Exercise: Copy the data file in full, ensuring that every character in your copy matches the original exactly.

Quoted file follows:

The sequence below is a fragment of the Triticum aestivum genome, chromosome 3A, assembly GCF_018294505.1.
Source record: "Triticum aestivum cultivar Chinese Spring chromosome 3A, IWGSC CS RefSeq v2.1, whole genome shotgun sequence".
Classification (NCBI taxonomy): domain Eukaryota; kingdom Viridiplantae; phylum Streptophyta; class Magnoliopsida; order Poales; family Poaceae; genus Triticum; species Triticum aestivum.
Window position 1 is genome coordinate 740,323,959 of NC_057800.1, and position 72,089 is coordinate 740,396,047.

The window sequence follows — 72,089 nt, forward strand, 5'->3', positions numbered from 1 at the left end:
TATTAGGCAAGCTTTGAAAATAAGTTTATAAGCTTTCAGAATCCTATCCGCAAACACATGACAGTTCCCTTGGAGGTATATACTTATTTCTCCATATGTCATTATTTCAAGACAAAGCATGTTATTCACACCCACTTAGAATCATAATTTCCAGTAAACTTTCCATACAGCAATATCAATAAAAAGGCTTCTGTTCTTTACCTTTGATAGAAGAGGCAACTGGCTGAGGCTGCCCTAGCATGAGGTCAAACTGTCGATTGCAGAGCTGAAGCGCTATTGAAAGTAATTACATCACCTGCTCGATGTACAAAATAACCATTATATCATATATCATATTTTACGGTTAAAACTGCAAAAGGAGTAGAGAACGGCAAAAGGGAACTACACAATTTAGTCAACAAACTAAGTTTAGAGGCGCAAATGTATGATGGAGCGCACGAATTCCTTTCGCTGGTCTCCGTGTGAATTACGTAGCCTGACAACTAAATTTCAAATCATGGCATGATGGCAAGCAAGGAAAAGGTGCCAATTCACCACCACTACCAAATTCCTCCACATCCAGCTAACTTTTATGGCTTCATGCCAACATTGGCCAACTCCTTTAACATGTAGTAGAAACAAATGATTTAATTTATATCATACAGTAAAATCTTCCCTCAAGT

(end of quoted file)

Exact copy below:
The sequence below is a fragment of the Triticum aestivum genome, chromosome 3A, assembly GCF_018294505.1.
Source record: "Triticum aestivum cultivar Chinese Spring chromosome 3A, IWGSC CS RefSeq v2.1, whole genome shotgun sequence".
Classification (NCBI taxonomy): domain Eukaryota; kingdom Viridiplantae; phylum Streptophyta; class Magnoliopsida; order Poales; family Poaceae; genus Triticum; species Triticum aestivum.
Window position 1 is genome coordinate 740,323,959 of NC_057800.1, and position 72,089 is coordinate 740,396,047.

The window sequence follows — 72,089 nt, forward strand, 5'->3', positions numbered from 1 at the left end:
TATTAGGCAAGCTTTGAAAATAAGTTTATAAGCTTTCAGAATCCTATCCGCAAACACATGACAGTTCCCTTGGAGGTATATACTTATTTCTCCATATGTCATTATTTCAAGACAAAGCATGTTATTCACACCCACTTAGAATCATAATTTCCAGTAAACTTTCCATACAGCAATATCAATAAAAAGGCTTCTGTTCTTTACCTTTGATAGAAGAGGCAACTGGCTGAGGCTGCCCTAGCATGAGGTCAAACTGTCGATTGCAGAGCTGAAGCGCTATTGAAAGTAATTACATCACCTGCTCGATGTACAAAATAACCATTATATCATATATCATATTTTACGGTTAAAACTGCAAAAGGAGTAGAGAACGGCAAAAGGGAACTACACAATTTAGTCAACAAACTAAGTTTAGAGGCGCAAATGTATGATGGAGCGCACGAATTCCTTTCGCTGGTCTCCGTGTGAATTACGTAGCCTGACAACTAAATTTCAAATCATGGCATGATGGCAAGCAAGGAAAAGGTGCCAATTCACCACCACTACCAAATTCCTCCACATCCAGCTAACTTTTATGGCTTCATGCCAACATTGGCCAACTCCTTTAACATGTAGTAGAAACAAATGATTTAATTTATATCATACAGTAAAATCTTCCCTCAAGT